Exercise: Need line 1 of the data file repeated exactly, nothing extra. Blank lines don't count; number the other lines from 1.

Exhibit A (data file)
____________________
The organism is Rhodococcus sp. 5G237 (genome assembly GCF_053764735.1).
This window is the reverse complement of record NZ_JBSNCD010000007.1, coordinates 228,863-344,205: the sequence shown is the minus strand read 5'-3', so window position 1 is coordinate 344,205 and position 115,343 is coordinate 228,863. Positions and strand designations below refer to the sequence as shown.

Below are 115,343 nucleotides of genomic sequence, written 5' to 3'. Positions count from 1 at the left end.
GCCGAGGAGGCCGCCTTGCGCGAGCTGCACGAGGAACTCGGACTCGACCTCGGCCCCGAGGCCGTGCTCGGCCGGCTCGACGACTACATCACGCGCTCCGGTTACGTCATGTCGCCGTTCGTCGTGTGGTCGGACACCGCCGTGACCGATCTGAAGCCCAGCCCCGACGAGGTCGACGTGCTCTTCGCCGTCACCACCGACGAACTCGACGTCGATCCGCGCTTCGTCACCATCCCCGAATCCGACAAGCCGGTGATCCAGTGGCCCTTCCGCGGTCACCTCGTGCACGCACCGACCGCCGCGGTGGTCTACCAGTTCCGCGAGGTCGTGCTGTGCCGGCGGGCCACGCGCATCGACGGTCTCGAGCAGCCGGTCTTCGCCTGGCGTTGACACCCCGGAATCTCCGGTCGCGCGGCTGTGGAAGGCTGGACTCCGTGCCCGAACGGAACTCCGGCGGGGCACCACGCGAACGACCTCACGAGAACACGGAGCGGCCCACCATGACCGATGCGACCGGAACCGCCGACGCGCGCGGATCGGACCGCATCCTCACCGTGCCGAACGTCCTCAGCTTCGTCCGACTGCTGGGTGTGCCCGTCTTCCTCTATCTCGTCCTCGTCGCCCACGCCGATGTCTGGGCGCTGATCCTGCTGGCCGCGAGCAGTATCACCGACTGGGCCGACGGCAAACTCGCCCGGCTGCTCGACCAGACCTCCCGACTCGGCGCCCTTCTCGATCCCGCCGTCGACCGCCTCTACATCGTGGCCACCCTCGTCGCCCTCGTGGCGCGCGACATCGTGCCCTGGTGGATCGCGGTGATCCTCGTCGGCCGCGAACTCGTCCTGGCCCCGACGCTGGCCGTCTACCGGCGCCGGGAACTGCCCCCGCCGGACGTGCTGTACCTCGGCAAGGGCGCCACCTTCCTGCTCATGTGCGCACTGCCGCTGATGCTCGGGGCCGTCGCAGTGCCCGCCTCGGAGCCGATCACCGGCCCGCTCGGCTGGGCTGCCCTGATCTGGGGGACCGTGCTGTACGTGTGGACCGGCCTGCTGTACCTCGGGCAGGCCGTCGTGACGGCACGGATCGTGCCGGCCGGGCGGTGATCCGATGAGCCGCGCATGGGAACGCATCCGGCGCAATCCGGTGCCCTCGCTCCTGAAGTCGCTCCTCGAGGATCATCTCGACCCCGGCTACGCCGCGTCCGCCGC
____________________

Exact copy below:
The organism is Rhodococcus sp. 5G237 (genome assembly GCF_053764735.1).